The following information on Minnesota landlord tenant laws answers the most common questions concerning Minnesota rental rights. This information is not intended to provide legal advice, instead, it is meant to help clarify aspects of the law that commonly confuse landlords and tenants. Read the full Minnesota landlord tenant statutes here.
Can a Landlord Enter Property without Permission in Minnesota?
Landlords in Minnesota do not need permission to enter their property, but they must make a “good faith effort” to provide reasonable notice to the tenants and must have a “reasonable business purpose.”
The landlord does not need to provide notice when immediate entry is essential for the safety of the tenant, preventing damage or injury to people or the property, or to comply with local or state laws.
If landlords violate this, tenants can receive as much as $100 for each violation.
How Long Does a Landlord Have to Make Repairs in Minnesota?
According to Minnesota landlord tenant laws, landlords have 14 days to make repairs. The tenant has the right to file rent escrow action 14 days after submitting a written request to the landlord. Tenants may also place their entire rent in the court’s escrow and request the court require the landlord to complete the repairs, sue in a district or conciliation court to get rent abatement, or sue in district court using the Tenant’s Remedies Act.
If the landlord does not make repairs, the tenant can also use this as their defense in suits filed by the landlord, such as for unpaid rent.
Further Reading: Visit Landlords and Tenants: Rights and Responsibilities: During the Tenancy and scroll down to “Repair Problems.”
Do Landlords Have to Paint Between Tenants in Minnesota?
No, there is no requirement in Minnesota landlord tenant laws for landlords to paint between tenants.
What Are Landlords’ Responsibilities with Security Deposits in Minnesota?
Length of Holding onto a Security Deposit When a Tenant Moves Out
Minnesota rental rights require landlords to return the security deposit with interest within 21 days following the end of the rental agreement.
How Much Can a Landlord Collect for a Security Deposit?
Minnesota landlord tenant laws do not place any limits on the amount of security deposit a landlord can require. Additionally, landlords have the right to increase the security deposit during periodic tenancies (agreements without final dates), provided they give the tenant written notice in advance. Similar changes are not possible in contracts with set end dates.
Further Reading: Visit Landlords and Tenants: Rights and Responsibilities: Entering into the Agreement and scroll down to “Security Deposits.”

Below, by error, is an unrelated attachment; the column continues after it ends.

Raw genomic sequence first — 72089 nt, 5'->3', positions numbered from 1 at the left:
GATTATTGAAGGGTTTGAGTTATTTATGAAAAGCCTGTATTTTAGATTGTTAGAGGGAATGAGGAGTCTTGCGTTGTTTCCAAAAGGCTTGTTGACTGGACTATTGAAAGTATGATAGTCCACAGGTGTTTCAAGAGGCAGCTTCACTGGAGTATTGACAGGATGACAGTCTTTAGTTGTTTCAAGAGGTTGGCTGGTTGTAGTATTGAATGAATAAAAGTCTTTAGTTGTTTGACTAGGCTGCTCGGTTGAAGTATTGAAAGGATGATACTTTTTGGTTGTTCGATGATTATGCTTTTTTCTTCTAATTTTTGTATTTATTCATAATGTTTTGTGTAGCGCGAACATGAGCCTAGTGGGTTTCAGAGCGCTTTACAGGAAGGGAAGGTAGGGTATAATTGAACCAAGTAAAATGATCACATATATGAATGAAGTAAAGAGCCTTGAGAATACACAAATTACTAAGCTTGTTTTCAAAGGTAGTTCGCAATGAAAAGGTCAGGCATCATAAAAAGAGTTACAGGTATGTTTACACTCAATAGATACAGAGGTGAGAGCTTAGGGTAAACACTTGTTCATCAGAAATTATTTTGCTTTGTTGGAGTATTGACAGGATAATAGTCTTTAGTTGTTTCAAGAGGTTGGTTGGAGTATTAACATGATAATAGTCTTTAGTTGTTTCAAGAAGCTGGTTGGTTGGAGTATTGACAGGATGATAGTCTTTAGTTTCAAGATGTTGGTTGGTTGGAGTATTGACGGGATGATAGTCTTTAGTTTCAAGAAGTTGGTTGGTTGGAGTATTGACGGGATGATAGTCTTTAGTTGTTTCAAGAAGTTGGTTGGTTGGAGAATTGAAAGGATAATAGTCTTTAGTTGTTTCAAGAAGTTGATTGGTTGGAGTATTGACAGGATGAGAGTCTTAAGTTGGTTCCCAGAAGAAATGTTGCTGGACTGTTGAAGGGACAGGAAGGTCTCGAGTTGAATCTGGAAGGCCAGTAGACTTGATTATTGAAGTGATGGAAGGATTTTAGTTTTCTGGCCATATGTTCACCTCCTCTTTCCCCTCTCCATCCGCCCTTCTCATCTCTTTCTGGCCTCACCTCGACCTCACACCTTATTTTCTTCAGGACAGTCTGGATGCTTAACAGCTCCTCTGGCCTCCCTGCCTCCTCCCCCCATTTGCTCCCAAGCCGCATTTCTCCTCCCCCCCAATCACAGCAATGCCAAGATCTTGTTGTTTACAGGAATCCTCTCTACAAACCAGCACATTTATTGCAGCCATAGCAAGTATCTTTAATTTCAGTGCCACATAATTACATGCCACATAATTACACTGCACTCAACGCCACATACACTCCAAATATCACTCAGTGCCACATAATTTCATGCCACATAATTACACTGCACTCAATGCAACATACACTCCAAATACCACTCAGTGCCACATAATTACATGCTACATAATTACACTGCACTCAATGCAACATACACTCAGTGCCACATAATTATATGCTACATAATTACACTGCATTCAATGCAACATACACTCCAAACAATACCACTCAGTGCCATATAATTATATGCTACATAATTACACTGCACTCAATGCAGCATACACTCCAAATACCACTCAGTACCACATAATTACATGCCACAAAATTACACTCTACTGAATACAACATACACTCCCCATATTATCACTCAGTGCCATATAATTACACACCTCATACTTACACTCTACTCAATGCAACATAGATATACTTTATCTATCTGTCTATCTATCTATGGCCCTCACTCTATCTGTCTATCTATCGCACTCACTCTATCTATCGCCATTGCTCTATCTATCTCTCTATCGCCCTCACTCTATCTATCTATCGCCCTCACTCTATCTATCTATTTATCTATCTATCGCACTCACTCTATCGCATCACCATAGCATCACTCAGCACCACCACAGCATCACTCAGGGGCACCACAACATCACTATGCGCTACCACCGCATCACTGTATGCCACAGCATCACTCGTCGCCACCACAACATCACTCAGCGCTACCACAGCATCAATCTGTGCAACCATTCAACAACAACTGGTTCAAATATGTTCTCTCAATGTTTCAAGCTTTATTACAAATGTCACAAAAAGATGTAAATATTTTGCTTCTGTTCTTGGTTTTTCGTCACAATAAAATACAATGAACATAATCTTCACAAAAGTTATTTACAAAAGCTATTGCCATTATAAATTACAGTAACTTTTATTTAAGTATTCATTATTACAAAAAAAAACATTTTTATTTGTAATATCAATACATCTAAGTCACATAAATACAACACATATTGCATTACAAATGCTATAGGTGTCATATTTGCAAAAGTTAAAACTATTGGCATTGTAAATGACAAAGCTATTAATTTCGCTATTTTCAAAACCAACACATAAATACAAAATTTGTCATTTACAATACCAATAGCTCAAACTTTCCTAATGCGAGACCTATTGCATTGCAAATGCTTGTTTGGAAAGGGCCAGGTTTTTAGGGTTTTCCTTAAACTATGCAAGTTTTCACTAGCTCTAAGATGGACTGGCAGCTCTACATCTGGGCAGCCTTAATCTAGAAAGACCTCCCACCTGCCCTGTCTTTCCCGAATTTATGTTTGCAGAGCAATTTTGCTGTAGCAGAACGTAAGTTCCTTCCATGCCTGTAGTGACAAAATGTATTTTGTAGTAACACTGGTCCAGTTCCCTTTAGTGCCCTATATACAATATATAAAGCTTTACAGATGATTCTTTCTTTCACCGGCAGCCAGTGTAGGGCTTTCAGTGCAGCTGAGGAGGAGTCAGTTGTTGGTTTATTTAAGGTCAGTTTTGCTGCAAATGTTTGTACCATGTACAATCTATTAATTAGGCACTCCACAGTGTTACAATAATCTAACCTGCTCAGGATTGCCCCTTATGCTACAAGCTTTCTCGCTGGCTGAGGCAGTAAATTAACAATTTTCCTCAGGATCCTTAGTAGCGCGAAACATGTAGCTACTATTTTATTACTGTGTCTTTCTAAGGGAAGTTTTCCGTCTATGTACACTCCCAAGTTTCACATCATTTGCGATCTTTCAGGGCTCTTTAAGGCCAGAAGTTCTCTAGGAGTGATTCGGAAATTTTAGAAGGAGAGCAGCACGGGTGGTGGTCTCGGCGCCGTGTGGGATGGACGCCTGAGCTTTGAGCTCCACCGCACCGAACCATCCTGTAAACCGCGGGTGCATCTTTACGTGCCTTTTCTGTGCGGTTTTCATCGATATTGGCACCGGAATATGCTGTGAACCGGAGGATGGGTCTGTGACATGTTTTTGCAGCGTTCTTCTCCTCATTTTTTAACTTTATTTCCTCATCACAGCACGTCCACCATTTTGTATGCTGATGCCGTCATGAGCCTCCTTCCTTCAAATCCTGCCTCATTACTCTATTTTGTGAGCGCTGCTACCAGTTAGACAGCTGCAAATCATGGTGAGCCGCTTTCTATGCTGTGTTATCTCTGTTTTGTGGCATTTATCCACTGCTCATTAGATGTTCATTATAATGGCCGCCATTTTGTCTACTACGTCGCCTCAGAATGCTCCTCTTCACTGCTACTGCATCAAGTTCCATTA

What Can Be Taken Out of a Security Deposit When a Tenant Moves Out
Landlords can use the security deposit to pay for damages in excess of normal wear and tear. They can also use it for unpaid rent or other money owed, such as for utility bills.
Are Receipts Required with a Returned Security Deposit If Repairs or Other Items Are Taken Out of the Deposit?
Official receipts are not required in Minnesota landlord tenant laws, but the landlord must include a written explanation for any deductions from the deposit.
Any Other Rules the State Has on Security Deposits?
Minnesota landlord tenant law states that the tenant cannot use the security deposit to pay the final month’s rent. The only exception is using it to pay the final month in the case of a contract for a mortgage foreclosure redemption or deed cancellation period.
If the landlord does not return the security deposit within 21 days of the tenant moving out or does not provide the required written explanation for deductions, they will have to pay the tenant the withheld portion with interest plus the deposit amount and interest.
Do Landlords Have to Pay Interest on Security Deposits in Minnesota?
Yes, upon the security deposit return MN, landlords must pay interest on the security deposit. The currently required interest is just one percent, and it is not compounded.
Is Minnesota Landlord-Friendly?
Most people consider Minnesota to be landlord-friendly. The Minnesota rental rights favor the landlords in several aspects, including the minimum notice requirements for evictions and the lack of rent control.
Resources for Minnesota Landlord Tenant Laws:
- Landlords and Tenants: Right and Responsibilities from the State Attorney General
Read more of our state landlord tenant law guides here.
Note: This content is not intended to substitute, replace, or be construed as professional legal advice. It is for referential purposes only and not meant to replace the advice of your legal counsel, legal representation, and or lawyer. Please consult your professional legal representation or lawyer to be sure your lease is compliant with any state and/or federal laws.